Review: Empires of EVE by Andrew GroenTarek Raimo
Much of our contemporary life is rooted in history. Our languages, our holidays and folklore, the regional dishes we cook, the houses we live in. Even on a personal level we are significantly influenced by our past experiences in life. Which friends we choose, what our favorite hobbies are, which kind of partners we seek for relationships. Much of our cultural trappings and personal lifestyle can be traced back to some point in our pasts. EVE Online is the only MMO in existence where the same statement applies. From the day the first players joined the open beta in 2003 until now, Tranquility has had an uninterrupted history of technical, game-mechanical, and – most importantly – social developments. All EVE players who have come and gone influenced that history, no matter how small their contributions were. In the very least they existed within the same continuum and have been shaped by what happened around them.
If there is one thing to take away from Andrew Groen’s book, then it is the realisation just how far back some narratives go that we can still see unfolding all around us even today. Of course we have all heard stories, anecdotes and tall tales about the past from older players, but there is more to it: quite a few are still around from the days before EVE was even released. They have seen – and often participated in – the rise and fall of great in-game empires, and what they experienced influences them still. Strategies, tactics, political maneuvering, espionage, fleet doctrines, grudges and old pacts; all those things and more have developed and endured over more than a decade.
Real History In A Fictional World
I have read Empires of EVE parallel with The World of Ice and Fire which details the fictional geography and history of the world Game of Thrones is set in. The narratives of those two books often blended into each other. One may be a gritty medieval fantasy and the other a sci-fi world spanning a starcluster, but the wars, intrigues, alliances and betrayals appear similar in the impression they make on the reader. Much of this is due to Groen’s captivating writing which blends informative textbook qualities with the deft style of a journalistic correspondent, but also the engrossing complexity of the many conflicts fought in those fictional universes. There is one profound difference between those two histories though: the actors in the collective drama of New Eden are real humans and not imagined protagonists. All of them have invested time, money, their mental capacity and their emotions into this fictional world.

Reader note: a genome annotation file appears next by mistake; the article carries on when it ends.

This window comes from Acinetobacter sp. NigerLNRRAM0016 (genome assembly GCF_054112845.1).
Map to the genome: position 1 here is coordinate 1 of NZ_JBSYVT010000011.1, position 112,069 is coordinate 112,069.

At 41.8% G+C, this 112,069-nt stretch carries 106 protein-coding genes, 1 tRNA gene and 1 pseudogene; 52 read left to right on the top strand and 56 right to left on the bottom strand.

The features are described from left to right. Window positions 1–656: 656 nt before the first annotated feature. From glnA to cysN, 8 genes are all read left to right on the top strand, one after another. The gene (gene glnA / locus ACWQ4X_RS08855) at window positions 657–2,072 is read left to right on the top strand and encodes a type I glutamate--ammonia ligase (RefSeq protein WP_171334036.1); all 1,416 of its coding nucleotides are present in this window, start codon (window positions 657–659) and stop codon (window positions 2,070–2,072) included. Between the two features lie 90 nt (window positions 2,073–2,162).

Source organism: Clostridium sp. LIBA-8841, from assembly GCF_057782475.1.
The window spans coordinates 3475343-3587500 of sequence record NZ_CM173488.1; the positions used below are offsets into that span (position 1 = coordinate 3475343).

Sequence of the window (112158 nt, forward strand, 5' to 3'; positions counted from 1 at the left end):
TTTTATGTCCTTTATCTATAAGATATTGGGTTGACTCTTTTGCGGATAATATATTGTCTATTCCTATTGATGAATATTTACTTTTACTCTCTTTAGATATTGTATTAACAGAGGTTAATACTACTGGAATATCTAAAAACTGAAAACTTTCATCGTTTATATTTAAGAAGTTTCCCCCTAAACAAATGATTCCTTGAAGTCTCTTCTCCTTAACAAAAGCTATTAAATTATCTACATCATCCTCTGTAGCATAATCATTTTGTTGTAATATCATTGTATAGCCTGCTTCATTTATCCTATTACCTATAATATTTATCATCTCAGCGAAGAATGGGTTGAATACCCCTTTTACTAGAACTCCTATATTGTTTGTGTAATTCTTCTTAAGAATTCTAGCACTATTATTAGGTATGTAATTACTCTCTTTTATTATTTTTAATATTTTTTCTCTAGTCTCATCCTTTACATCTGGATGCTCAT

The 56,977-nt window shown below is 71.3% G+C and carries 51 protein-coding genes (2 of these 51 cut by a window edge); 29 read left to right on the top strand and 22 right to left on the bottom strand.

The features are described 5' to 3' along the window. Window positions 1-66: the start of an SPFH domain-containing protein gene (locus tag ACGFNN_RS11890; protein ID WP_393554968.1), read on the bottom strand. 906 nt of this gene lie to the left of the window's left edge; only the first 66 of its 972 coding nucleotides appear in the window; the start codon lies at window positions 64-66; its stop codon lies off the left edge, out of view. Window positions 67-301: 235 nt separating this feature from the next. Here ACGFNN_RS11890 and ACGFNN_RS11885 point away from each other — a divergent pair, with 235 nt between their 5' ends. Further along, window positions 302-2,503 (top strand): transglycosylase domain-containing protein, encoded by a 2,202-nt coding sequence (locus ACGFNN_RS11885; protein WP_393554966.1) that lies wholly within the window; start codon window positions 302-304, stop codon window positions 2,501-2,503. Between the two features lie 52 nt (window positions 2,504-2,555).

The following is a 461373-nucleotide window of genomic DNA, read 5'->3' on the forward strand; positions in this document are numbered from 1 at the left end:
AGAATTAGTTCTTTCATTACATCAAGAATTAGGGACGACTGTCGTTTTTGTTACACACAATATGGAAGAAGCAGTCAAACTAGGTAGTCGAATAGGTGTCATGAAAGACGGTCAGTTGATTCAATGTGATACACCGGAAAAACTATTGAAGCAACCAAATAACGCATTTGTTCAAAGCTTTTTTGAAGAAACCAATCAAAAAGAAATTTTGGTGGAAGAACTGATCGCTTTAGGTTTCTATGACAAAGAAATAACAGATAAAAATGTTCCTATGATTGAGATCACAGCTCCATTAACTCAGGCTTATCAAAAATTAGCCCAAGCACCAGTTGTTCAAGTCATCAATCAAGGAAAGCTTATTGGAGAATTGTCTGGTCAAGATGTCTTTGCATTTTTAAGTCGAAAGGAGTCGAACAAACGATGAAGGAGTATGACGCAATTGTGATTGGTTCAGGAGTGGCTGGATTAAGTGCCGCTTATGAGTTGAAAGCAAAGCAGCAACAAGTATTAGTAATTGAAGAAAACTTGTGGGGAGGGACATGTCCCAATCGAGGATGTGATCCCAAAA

this is the first time so many narratives have been collected and forged into a unified report
Only a few prominent individuals of EVE’s player history are named, but behind each one of them are hundreds or even thousands of players who can read through those pages and remember where they were and what they did during the events the book describes. For others, this will be the chronicle of a past which they have so far only heard referred to by veterans of the game. We can often read or hear one side of the old stories or another, but this is the first time so many narratives have been collected and forged into a unified report about the greater powers which fought over territory and influence in EVE Online between 2003 and 2009.
I started playing in early 2008, but it took until the end of that year before I arrived at the shore of this churning sea of warfare, skullduggery and almost absurd dedication which Andrew Groen tries to map out. In a way, his book ends where my own story in EVE’s sov nullsec begins, and that makes it particularly enjoyable for me. Whole groups which we now know as major players have risen, fallen and risen again since then as well. Others who still play a major role today can be found on the very first chapters of Andrew Groen’s book.
The book has a lot to cover. It is only halfway through that we even hear of the major powers which shaped EVE during the past five years. Only about the last third of it covers the Great War between Band of Brothers, the Mercenary Coalition, Redswarm Federation and The Northern Coalition. Before that are more than 50 pages going all the way back to “pre-history” during the Alpha and Beta stages of the game.
players claimed control over regions at a time when there wasn’t even a formal sovereignty mechanic
One of the most fascinating aspects for me was that players claimed control over regions at a time when there wasn’t even a formal sovereignty mechanic. The sense of scale is also vastly different. We learn that in the days when EVE’s first “great battles” were fought, battleships were the largest weapons platform available and major strategic fleets consisted of 100 – 150 ships. Back then, battles of that size would even lead to server crashes. How far we have come since then is driven home by such mentions of the technical limitations the game had in those days.
Andrew Groen does a decent job throughout to place the historical narrative in the context of the mechanics at its time. Cruise missiles on interceptors, the invention of the “gatecamp”, the infamous “Cavalry Raven” and the first “Suicide Dreads” appear in the story. Many EVE players can understand those references properly, but the explanations of specific mechanics also serve very well to explain the events to those who do not play the game or who started much later.
I have not tested it, but I am certain someone who does not know or play the game would find the stories just as compelling without missing any of the important points. Andrew Groen has done several presentations about his work in front of audiences who are not EVE players or even gamers in general, and the book reflects his talent to bridge that gap. With the exception of a few introductory pages, he manages to do so without boring the seasoned EVE players with things they are inherently familiar with.
The Murky Bits